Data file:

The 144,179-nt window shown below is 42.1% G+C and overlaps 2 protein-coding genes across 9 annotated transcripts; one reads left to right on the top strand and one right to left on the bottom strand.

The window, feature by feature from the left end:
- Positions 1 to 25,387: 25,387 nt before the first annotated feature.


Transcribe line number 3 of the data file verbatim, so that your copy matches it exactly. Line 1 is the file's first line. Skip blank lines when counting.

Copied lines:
- Positions 1 to 25,387: 25,387 nt before the first annotated feature.